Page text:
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Nature Webinar and SMRT Grant Winner Explore Structural Variation for Disease Gene Discovery

Tuesday, April 24, 2018

Structural variants account for most of the base pairs that differ between human genomes, and are known to cause more than 1,000 genetic disorders, including ALS, schizophrenia, and hereditary cancer. Yet they remain overlooked in human genetic research studies due to inherent challenges of short-read sequencing methods to resolve complex variants, which often involve repetitive DNA.  

At a recent webinar co-hosted by Nature Research, Professor Alexander Hoischen joined Principal Scientist Aaron Wenger to discuss how advances in long-read sequencing and structural variant calling algorithms have made it possible to affordably detect the more than 20,000 such variants that are now known to exist in a human genome.

Wenger described methods for calling and visualizing structural variants from low-coverage, long-read sequencing of human genomes, and presented optimal study designs for both gene discovery and population genetics, while Hoischen shared case studies.

 

New Insights into Neurodevelopmental Disorders

 Professor Alexander Hoischen

Professor Alexander Hoischen

Hoischen’s team at Radboud University Medical Center uses intellectual disability as a model for severe, sporadic neurodevelopmental disorders. Extensive research suggests that more than 60% of moderate to severe cases of intellectual disability are caused by de novo mutations, but even after the application of microarrays, exome sequencing, and short-read whole genome sequencing, 38% of patients remain undiagnosed because no causal variant can be found.

To address these unexplained cases, Hoischen and his colleagues adopted SMRT Sequencing to see if long-read technology could offer new insight. They already knew that information about structural variants associated with intellectual disability was lacking compared to single-nucleotide variants.

In a pilot project that is still underway, Hoischen selected five patient/parent trios and sequenced them to high coverage with the Sequel System. While all 15 people had previously been analyzed with microarrays, exome sequencing, and short-read WGS, SMRT Sequencing still uncovered 21 Mb of genomic sequence in each sample that was essentially new data. Of that, 7 Mb of sequence falls in genic space.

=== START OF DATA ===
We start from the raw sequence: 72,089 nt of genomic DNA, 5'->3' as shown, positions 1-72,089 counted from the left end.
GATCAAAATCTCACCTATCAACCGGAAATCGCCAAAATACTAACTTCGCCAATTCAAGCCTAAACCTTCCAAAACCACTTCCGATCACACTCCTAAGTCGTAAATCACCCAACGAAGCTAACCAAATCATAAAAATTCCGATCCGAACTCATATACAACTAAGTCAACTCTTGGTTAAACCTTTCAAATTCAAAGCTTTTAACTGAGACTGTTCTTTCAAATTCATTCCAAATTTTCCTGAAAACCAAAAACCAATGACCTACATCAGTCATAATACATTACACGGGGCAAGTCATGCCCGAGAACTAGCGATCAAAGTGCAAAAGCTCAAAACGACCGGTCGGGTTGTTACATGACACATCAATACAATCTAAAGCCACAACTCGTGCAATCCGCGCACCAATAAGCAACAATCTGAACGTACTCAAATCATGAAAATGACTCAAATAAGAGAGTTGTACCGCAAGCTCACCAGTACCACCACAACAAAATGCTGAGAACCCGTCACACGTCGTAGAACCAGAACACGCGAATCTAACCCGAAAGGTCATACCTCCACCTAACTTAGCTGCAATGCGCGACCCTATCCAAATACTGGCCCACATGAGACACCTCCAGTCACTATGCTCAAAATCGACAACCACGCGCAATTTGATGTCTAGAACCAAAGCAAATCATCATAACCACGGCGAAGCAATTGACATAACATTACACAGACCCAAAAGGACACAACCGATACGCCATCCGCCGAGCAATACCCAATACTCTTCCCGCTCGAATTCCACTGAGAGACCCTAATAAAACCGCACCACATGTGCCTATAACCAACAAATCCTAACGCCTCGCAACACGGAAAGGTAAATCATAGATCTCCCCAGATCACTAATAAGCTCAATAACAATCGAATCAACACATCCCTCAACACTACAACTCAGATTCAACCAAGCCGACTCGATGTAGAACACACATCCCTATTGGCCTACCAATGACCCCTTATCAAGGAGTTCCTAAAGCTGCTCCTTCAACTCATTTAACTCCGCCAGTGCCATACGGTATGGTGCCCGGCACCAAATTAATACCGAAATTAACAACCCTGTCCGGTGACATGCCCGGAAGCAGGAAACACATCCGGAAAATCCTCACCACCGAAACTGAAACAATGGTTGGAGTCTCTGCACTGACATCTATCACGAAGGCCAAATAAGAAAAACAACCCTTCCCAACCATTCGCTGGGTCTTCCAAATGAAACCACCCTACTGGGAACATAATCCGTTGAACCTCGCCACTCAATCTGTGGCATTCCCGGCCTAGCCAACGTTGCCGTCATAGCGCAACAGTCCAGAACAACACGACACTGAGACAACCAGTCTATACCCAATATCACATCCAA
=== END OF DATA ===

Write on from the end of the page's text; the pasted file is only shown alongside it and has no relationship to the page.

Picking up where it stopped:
Using PBSV and a new joint calling tool the team beta tested, they found as many as 23,000 structural variants larger than 50 bp per genome. Nearly 70% of those variants were missed by short-read sequencing — 80% of insertions and 55% of deletions were novel, Hoischen said. By broadening their search to variants as small as 20 bp, the team expanded its variant calls to as many as 40,000 in each genome, with similar stats for novel findings. They have used PCR and other approaches to validate many of the calls, showing that the PacBio data is highly accurate.

For analysis, Hoischen and his team are focusing on de novo mutations. They use data from the parents to rapidly filter out inherited mutations, getting the patient’s universe of potentially causative variants down to very manageable numbers for follow-up study. In one example, he showed that just 40 structural variants were left to investigate in the patient after this filtering process. Hoischen said this approach is likely to be powerful for clinical applications.

Deeper Dive into Autism Spectrum Disorder

Stephen Scherer

Professor Stephen Scherer

Another project was also announced during the presentation. Stephen Scherer, director of The Centre for Applied Genomics at The Hospital for Sick Children (SickKids) and Professor of Medicine at the University of Toronto, was named as recipient of the Structural Variant SMRT Grant Program, launched in partnership with GENEWIZ during the American Society of Human Genetics Annual Meeting in October 2017. He will receive sequencing on the Sequel System and bioinformatics support to pursue the project entitled “Using Low-Coverage PacBio SMRT Sequencing to Find Structural Variation Mutations in Autism Families with Multiple Affected Individuals.”  

Scherer previously published results of a study in which he used short-read whole-genome sequencing to detect single nucleotide variations, indels, and copy number variations in more than 5,000 samples from families with ASD. Although he was able to successfully identify many variants and associated genes affecting autism risk, the study did not report on structural variation findings and for most families the genetic determinants are still to be resolved.

Congratulations to Dr. Scherer and we look forward to successfully applying low-coverage whole genome SMRT Sequencing to this important and ground-breaking research.

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